The two adrenal glands are situated next to the kidneys and their main function is to release body regulating chemicals in response to nerve signals generated by the autonomic nervous system (ANS). The Autonomic nervous system regulates automatic bodily functions such as heart beat, automatic breathing, dilation of blood vessels in response to heat and many other functions that we are seldom aware of. The adrenal glands are "plugged into" a sub-division of the ANS called the sympathetic nervous system.
The adrenal glands are organised into an inner medulla and an outer cortex.
The medullae are richly innervated with sympathetic nerve fibres and release regulatory biochemicals in response to sympathetic nervous signals such as emotional excitement, fear, apprehension, psychic distress, panic reactions, sexual activity and fight-or-flight stimuli. These biochemicals are called catecholamines and include epinephrine (adrenaline) and norepinephrine and they prepare many parts of the body for the appropriate responses to such signals.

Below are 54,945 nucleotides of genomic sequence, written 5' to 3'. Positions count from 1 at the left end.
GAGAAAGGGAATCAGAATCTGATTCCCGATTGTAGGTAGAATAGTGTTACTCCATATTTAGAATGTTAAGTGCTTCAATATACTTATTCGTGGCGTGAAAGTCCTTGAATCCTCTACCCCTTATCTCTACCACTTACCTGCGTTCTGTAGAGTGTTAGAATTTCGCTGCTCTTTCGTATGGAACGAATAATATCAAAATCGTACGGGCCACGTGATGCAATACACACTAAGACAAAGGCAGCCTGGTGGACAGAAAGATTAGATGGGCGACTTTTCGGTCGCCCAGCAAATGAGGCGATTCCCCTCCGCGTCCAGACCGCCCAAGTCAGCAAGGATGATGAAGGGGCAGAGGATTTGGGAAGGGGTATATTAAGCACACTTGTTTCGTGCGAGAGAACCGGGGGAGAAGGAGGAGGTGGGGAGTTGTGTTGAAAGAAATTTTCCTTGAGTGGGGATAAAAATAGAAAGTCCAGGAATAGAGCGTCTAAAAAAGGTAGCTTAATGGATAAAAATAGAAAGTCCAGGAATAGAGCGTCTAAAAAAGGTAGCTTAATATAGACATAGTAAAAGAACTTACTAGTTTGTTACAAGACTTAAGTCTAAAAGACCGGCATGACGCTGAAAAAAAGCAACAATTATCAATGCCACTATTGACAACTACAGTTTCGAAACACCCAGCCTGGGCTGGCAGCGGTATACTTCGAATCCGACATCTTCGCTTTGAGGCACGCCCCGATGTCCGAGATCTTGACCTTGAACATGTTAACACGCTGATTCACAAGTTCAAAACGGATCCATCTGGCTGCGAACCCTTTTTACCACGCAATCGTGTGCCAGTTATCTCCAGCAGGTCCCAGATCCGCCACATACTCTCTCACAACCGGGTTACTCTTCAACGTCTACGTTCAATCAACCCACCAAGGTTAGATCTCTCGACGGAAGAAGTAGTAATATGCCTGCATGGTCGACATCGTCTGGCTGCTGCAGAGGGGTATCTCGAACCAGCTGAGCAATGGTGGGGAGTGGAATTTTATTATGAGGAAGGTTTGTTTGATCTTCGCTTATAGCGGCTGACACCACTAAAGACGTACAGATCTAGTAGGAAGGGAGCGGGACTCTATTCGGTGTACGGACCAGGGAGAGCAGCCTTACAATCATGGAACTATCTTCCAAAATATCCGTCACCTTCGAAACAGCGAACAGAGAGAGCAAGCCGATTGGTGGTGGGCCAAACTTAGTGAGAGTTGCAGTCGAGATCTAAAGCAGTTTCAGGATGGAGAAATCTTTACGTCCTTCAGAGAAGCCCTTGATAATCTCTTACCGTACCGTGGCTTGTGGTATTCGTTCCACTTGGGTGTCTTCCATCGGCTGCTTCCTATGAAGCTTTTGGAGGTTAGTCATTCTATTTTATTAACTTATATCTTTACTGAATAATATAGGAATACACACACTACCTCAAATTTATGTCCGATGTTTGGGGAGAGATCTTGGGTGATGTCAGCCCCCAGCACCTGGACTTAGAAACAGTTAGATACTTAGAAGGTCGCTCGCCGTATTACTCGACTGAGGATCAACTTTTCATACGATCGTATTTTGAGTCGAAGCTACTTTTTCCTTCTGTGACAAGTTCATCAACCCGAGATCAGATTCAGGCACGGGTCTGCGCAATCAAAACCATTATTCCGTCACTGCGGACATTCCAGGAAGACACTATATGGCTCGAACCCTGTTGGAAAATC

The cortexes release a class of biochemicals called steroid hormones, in particular glucocorticoids and mineralocorticoids among others. Glucocorticoids play a very important regulatory function and there are few cells in the entire body that do not have glucocortico-receptors. With respect to the immune system, glucocorticoids act as anti-inflammatory and immunosuppressive agents and are widely used in autoimmune diseases including multiple sclerosis.
A hormone reponsible for regulating natural bodily glucocorticoids, adrenocorticotropic hormone (ACTH) used to be used to control MS relapses. Its use has now largely been replaced by synthetic glucocorticoids such as Methylprednisolone.
Adrenal Gland links:
Adrenal Gland: Introduction and Index
The Autonomic Nervous System